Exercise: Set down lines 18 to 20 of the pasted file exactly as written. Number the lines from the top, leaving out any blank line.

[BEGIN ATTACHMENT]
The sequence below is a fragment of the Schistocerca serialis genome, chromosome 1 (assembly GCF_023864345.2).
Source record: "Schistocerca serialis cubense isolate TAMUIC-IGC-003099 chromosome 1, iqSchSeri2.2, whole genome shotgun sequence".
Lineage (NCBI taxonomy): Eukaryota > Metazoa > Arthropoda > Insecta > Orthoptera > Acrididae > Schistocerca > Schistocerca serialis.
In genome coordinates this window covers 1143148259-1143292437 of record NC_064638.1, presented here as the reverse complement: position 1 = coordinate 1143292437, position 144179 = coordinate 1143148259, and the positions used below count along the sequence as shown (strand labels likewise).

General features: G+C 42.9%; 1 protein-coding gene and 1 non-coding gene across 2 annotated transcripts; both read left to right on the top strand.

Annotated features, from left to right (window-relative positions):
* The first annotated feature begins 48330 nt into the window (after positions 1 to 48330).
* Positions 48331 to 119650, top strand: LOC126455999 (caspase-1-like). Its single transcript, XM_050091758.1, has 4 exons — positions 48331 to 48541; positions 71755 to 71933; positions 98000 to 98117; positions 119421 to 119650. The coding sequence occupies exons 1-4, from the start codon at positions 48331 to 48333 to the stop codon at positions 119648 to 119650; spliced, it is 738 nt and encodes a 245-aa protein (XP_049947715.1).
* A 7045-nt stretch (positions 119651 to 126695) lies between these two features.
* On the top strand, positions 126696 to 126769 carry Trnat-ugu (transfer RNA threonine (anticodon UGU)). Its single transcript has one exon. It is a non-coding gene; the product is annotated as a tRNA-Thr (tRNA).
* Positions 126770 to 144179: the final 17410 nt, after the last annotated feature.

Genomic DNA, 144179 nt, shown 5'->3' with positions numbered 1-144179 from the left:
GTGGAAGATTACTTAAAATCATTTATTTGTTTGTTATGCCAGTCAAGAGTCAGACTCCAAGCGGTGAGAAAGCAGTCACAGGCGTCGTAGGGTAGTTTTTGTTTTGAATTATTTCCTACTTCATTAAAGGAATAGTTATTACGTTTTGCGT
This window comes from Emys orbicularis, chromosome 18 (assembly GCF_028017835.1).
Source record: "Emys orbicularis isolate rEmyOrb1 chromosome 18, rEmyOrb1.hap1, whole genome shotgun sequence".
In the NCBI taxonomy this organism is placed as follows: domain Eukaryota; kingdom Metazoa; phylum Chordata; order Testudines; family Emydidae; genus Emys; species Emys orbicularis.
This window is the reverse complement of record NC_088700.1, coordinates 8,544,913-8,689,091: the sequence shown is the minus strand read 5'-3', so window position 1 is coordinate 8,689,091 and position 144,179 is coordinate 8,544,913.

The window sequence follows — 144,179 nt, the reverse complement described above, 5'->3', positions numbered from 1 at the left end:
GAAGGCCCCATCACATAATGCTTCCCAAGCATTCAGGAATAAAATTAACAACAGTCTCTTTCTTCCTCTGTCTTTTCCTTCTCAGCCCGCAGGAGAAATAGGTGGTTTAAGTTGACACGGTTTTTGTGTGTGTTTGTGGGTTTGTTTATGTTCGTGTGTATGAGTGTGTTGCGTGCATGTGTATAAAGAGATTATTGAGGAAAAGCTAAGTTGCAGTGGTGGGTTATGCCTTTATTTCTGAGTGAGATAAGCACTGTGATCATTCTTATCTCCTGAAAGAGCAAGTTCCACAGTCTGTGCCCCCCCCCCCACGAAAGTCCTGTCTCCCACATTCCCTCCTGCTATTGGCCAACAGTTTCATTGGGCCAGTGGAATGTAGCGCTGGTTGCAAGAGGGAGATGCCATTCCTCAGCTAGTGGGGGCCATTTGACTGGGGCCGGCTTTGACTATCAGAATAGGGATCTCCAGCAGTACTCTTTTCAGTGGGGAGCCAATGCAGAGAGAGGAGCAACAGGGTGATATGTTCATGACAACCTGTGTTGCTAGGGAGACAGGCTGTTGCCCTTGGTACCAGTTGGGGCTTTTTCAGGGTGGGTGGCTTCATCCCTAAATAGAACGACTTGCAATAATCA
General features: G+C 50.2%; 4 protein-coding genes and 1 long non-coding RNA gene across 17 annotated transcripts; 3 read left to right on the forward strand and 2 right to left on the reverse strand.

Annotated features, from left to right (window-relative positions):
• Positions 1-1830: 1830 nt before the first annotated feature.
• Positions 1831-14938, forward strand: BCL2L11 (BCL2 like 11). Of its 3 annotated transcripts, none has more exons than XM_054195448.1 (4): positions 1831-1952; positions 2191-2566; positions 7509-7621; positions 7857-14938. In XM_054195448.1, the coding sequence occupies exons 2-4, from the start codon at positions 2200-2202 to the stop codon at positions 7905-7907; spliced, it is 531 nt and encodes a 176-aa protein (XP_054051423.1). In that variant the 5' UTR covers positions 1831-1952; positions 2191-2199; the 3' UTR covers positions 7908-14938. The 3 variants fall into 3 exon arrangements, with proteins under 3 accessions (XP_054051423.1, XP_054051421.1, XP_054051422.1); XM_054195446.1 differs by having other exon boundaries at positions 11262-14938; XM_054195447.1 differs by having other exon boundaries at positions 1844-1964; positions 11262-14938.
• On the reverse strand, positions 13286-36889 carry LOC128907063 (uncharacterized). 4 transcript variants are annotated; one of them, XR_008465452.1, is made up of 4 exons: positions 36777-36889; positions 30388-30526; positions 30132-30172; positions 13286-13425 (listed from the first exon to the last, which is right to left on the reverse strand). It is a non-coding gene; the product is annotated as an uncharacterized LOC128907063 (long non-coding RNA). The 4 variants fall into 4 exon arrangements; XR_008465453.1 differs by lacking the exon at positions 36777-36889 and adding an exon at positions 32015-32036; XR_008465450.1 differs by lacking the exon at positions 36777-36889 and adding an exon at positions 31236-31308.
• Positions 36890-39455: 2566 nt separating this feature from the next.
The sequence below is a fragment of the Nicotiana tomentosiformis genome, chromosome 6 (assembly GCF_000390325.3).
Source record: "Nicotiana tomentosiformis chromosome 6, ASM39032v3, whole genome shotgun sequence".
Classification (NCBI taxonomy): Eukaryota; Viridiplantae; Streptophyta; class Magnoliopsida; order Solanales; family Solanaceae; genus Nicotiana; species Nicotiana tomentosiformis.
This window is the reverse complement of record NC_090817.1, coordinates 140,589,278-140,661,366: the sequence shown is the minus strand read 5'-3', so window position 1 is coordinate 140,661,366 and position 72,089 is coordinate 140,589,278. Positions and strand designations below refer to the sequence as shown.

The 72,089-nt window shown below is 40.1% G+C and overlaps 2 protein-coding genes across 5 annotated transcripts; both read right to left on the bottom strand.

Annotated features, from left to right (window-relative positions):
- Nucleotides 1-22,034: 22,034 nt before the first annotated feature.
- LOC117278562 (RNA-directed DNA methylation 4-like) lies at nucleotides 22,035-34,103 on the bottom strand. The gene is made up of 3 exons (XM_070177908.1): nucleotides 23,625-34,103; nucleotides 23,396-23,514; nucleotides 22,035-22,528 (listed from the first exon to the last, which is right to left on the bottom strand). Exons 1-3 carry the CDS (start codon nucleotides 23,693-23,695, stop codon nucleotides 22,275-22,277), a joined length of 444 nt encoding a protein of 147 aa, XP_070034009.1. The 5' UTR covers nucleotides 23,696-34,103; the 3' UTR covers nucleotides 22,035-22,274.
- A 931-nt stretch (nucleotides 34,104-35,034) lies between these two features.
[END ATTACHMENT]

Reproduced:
The window sequence follows — 144,179 nt, the reverse complement described above, 5'->3', positions numbered from 1 at the left end:
GAAGGCCCCATCACATAATGCTTCCCAAGCATTCAGGAATAAAATTAACAACAGTCTCTTTCTTCCTCTGTCTTTTCCTTCTCAGCCCGCAGGAGAAATAGGTGGTTTAAGTTGACACGGTTTTTGTGTGTGTTTGTGGGTTTGTTTATGTTCGTGTGTATGAGTGTGTTGCGTGCATGTGTATAAAGAGATTATTGAGGAAAAGCTAAGTTGCAGTGGTGGGTTATGCCTTTATTTCTGAGTGAGATAAGCACTGTGATCATTCTTATCTCCTGAAAGAGCAAGTTCCACAGTCTGTGCCCCCCCCCCCACGAAAGTCCTGTCTCCCACATTCCCTCCTGCTATTGGCCAACAGTTTCATTGGGCCAGTGGAATGTAGCGCTGGTTGCAAGAGGGAGATGCCATTCCTCAGCTAGTGGGGGCCATTTGACTGGGGCCGGCTTTGACTATCAGAATAGGGATCTCCAGCAGTACTCTTTTCAGTGGGGAGCCAATGCAGAGAGAGGAGCAACAGGGTGATATGTTCATGACAACCTGTGTTGCTAGGGAGACAGGCTGTTGCCCTTGGTACCAGTTGGGGCTTTTTCAGGGTGGGTGGCTTCATCCCTAAATAGAACGACTTGCAATAATCA
General features: G+C 50.2%; 4 protein-coding genes and 1 long non-coding RNA gene across 17 annotated transcripts; 3 read left to right on the forward strand and 2 right to left on the reverse strand.